Malaya Business Insight | 18 January 2017
Big countries spoil RCEP conclusion
The Philippines hopes to have a substantial conclusion of the Regional Comprehensive Economic Partnership (RCEP), but bigger countries are potentially derailing the progress of this regional economic agreement being negotiated between the 10 Asean countries and their six FTA partners – Australia, China, India, Japan, New Zealand and South Korea.
Ceferino Rodolfo, undersecretary of the Department of Trade and Industry, in a press conference said differences in the percentage of products for zero tariff when RCEP comes into force as well as the schedule of liberalization makes concluding the RCEP “challenging.”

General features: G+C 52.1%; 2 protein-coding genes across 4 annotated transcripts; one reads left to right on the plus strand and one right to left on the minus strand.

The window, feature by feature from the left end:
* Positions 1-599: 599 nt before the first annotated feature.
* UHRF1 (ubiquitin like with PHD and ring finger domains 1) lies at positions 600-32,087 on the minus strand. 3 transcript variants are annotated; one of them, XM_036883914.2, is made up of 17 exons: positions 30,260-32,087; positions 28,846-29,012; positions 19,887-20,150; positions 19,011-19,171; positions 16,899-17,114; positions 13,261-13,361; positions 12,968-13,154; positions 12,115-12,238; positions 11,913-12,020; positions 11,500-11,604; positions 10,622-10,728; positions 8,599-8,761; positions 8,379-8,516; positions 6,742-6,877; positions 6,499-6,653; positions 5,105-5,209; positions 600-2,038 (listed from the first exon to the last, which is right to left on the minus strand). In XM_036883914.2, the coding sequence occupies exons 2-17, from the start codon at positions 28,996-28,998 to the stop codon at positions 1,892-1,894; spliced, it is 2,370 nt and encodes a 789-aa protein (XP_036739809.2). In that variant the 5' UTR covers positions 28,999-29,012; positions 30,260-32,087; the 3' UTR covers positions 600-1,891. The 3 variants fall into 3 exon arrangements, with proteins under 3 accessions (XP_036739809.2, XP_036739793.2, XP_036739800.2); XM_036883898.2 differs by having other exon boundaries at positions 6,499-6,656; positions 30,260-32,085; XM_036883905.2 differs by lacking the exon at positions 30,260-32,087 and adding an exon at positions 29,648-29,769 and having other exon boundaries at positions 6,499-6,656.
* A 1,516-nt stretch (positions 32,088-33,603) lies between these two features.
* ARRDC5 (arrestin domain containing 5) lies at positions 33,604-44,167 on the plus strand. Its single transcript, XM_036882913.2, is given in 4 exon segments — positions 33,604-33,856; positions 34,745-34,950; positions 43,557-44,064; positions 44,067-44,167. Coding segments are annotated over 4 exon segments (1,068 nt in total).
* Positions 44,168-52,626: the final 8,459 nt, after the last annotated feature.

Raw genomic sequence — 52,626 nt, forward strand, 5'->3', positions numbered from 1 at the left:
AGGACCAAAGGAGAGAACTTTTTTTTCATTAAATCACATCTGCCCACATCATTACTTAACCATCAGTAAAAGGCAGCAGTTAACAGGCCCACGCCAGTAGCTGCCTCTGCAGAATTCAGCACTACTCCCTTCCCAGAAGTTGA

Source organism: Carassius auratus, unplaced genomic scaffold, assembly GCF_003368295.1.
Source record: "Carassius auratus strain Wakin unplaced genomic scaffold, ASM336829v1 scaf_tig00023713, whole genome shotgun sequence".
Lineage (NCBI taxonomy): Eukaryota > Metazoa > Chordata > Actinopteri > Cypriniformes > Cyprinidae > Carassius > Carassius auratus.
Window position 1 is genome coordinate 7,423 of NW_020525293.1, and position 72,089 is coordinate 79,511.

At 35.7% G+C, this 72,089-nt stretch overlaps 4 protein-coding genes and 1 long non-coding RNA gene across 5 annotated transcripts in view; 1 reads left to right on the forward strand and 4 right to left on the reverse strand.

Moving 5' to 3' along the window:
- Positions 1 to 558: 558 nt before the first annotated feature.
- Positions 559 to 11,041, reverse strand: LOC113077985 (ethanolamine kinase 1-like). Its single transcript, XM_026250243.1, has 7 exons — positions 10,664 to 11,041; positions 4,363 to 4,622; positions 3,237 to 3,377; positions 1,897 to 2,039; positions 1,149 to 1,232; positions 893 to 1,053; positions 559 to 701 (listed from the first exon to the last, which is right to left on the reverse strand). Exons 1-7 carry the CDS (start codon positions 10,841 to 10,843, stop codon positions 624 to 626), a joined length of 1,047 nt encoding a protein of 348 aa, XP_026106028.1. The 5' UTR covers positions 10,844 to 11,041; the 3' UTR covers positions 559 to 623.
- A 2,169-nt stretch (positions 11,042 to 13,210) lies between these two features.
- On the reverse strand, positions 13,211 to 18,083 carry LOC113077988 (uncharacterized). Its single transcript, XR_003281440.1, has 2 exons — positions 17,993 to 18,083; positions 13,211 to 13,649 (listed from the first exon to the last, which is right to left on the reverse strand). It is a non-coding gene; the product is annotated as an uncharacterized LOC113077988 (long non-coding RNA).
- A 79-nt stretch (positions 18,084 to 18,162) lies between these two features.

“Ideally, RCEP countries should have a common schedule, and liberalization should be simultaneous if we want seamless flow of goods for a global production network,” Rodolfo said.
But he admits that some countries want “deviation” since they vary in stages of liberalization and can only commit so much.
Countries which have no existing free trade agreements between them have to negotiate fiercely as they would have to liberalize more for these countries.
India, for example, remains closed compared with Asean, which has opened more than 90 percent of its goods to all 10 members. Australia and New Zealand also have a higher percentage of liberalization.
According to Rodolfo, the Philippines is in a perfect spot both in Asean and in RCEP since it is in step with the level of commitments in the former.
“Asean integration has so far been moving well since the AEC (Asean economic community) in 2015 particularly in ATIGA (Asean Trade in Goods Agreement). What we are watching now are NTMs (non-tariff measures) in Asean,” Rodolfo said.
But he noted that NTMs “are just a natural progression” as countries want trade to be “more facilitative” using standards and certification as a measure.